The ACLU suggests that Bolkestein and the Commission ” may wish to conduct an investigation of Northwest’s information collection and dissemination practices, full notification to all individuals effected by this disclosure and the imposition of all appropriate civil penalties.”

More importantly, perhaps, in light of ongoing USA-EU discussions on transfers of passenger data, the ACLU says that:

We also believe that this latest revelation calls into question the ability of the US to honor any promises made regarding the transfer of air passenger data. Sadly, our privacy laws are rather primitive and the unrelated uses of private data are prohibited in Europe occur far too often.

Two members of the House Committee on Government Reform , Representatives Lacy Clay and Carolyn Maloney, have sent written questions to the U.S. Census Bureau, as have members of the Census Advisory Committee, seeking clarification of whether Census data has been, or could be, “mined” for data used for law eneforcement or “Homeland Security” targetting or profiling.

In this vein, the Washington Times reports on Cendant’s plans to integrate its customer databases , including travel reservations from the Galileo CRS (a Cendant divison) and other Cendant travel, direct marketing, and data mining divisions . It’s exactly the sort of data “sharing” within the travel industry that raises privacy concerns even if the government isn’t involved, and that wouldn’t be allowed if companies like Galileo and the rest of Cendant actually complied with the privacy laws of the EU, Canada, or the other countries where they operate.

The Washington Post has a contrasting report on last Friday’s meeting between USA-based airlines and the DHS. The Post focuses on the changes in airline-industry procedures that would be required in order to notify travellers about CAPPS-II and other government uses of travel records: “The cost of installing privacy policies throughout the industry could easily run into ‘hundreds of millions’ of dollars.” (That’s just for policy changes, not the infrastructure changes required to collect and transmit the additional data required for CAPPS-II.)

But the Post says, strangely, that “the industry has been too slow to inform customers when it shares data with the government even though airlines have clear policies explaining how they might share customer information with travel-related companies .” That may be what airlines told the Post , and what they want trusting travellers to believe, but it’s nonsense . Most airlines and travel companies have no policies whatsoever explaining their data-sharing practices for most reservations.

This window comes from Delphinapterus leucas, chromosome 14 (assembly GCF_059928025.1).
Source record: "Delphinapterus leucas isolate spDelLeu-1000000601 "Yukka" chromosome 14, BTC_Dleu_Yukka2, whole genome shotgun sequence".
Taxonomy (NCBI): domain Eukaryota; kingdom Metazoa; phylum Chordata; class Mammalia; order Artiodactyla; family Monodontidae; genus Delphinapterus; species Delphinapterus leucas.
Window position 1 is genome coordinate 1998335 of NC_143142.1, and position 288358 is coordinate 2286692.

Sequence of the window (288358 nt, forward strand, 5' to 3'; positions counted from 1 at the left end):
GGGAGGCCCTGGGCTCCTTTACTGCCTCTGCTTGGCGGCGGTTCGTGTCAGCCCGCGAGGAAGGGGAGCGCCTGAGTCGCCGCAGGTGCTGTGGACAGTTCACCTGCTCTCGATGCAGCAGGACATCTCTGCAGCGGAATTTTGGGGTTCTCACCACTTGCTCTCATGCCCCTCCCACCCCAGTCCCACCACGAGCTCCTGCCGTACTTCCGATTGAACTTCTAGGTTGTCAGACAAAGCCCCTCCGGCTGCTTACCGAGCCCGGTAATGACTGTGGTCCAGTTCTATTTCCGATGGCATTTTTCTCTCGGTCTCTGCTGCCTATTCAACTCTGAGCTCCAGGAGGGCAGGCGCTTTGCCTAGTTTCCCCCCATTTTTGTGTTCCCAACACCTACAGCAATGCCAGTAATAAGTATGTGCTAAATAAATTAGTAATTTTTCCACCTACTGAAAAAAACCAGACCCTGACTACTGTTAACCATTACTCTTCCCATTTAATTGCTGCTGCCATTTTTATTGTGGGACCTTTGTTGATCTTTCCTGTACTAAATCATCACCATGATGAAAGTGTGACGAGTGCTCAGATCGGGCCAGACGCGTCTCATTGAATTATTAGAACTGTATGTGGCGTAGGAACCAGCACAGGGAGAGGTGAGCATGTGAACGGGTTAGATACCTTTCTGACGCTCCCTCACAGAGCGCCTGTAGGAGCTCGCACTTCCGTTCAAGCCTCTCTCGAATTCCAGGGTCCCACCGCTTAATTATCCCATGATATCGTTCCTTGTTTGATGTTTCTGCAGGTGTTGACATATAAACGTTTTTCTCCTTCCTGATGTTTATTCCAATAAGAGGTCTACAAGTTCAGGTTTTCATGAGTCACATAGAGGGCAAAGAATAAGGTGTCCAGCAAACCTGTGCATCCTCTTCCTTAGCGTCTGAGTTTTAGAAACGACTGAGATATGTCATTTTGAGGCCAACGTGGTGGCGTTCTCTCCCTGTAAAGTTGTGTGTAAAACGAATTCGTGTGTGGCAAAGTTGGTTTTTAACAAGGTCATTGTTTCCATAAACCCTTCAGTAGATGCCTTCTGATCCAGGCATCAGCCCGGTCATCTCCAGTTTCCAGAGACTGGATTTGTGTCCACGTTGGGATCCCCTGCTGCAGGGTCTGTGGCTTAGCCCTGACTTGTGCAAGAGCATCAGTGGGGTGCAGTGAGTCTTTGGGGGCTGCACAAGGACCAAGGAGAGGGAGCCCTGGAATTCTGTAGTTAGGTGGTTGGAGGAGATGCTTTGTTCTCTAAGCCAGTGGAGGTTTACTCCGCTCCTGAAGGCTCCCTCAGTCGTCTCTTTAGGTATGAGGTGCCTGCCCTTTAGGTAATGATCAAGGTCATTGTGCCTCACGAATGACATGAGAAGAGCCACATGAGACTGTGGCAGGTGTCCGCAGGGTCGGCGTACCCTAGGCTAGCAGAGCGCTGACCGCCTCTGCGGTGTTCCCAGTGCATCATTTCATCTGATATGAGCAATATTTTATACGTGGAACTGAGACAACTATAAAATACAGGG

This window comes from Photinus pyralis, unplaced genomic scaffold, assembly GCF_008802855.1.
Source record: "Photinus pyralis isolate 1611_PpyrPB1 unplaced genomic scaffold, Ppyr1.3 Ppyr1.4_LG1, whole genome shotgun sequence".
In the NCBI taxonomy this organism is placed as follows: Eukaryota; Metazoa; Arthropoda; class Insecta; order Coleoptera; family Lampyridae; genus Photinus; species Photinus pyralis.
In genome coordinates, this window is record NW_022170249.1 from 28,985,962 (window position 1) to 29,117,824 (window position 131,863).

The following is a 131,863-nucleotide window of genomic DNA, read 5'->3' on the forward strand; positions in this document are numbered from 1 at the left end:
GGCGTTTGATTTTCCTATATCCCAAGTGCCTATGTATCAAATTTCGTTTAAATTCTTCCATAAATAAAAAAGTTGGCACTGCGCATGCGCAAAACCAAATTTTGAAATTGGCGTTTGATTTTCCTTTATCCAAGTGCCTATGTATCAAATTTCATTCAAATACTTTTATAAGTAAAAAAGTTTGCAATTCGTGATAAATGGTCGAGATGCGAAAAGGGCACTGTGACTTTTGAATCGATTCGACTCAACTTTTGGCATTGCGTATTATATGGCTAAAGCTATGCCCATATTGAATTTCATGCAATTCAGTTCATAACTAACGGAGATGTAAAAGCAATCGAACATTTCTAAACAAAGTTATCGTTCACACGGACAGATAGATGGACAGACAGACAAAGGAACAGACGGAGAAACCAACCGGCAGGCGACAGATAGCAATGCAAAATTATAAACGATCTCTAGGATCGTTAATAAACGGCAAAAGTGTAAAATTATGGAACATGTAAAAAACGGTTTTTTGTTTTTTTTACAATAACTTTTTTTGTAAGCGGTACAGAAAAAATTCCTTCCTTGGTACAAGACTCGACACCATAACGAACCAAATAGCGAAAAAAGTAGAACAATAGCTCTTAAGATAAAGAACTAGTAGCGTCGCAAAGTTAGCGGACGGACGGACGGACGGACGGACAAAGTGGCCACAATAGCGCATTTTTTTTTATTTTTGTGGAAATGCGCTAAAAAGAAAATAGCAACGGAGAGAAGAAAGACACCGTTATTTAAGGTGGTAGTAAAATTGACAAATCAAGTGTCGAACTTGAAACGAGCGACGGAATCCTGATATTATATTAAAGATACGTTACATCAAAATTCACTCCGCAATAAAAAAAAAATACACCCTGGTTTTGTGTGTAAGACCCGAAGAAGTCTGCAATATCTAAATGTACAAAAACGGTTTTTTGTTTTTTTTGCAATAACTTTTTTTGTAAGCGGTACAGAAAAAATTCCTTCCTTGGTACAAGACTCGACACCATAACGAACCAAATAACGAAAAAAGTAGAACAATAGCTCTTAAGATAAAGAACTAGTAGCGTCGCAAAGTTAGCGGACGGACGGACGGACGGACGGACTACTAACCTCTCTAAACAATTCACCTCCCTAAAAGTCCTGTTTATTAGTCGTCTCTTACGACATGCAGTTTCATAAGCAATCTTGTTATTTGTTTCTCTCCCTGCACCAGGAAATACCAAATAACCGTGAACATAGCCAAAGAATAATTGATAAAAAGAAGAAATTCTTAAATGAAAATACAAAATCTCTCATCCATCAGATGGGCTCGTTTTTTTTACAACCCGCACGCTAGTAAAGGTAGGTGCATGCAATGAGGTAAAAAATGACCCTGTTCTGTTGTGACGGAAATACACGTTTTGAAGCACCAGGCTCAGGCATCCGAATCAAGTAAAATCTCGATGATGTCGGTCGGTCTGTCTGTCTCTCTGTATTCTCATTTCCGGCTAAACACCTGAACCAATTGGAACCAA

If travel companies have privacy policies at all, they generally apply only to data collected through their Web sites, and don’t mention important categories of companies with which data is shared — especially the CRS’s. I know of no airline, CRS, or major travel agency that is prepared to provide a traveller, on request, with copies of their archived PNRs, which would be the first step toward compliance with EU and Canadian law. (Chief privacy officers from CRS’s and mega-agencies with millions of customers have told me this wasn’t necessary because no traveller has ever asked them for their personal travel records. If so, that’s becasue — in violation of EU and Canadian law— they aren’t informed of their right of access.) And, of course, the privacy policies that do exist are routinely violated by standard industry practices .

Business as well as leisure travellers are beginning to demand improvements in travel privacy policies and, more importantly, privacy practices. Eeven before the Northewest scandal, the Business Travel Coalition had called for industry-wide ground rules and safeguards with regard to passenger data . Members polled by the BTC are concerned about both the Northwest scandal and CAPPS-II , as discussed in BTC chairman Kevin Mitchell’s new blog.

Those concerns are shared by the Association of Corporate Travel Executives, which has said there is a need for changes in IATA regulations on privacy of business data in reservations and filed critical comments on CAPPS-II .

There’s no quick fix in sight, but at least there’s a growing consensus on the need for action.

Link | Posted by Edward on Monday, 26 January 2004, 13:48 ( 1:48 PM)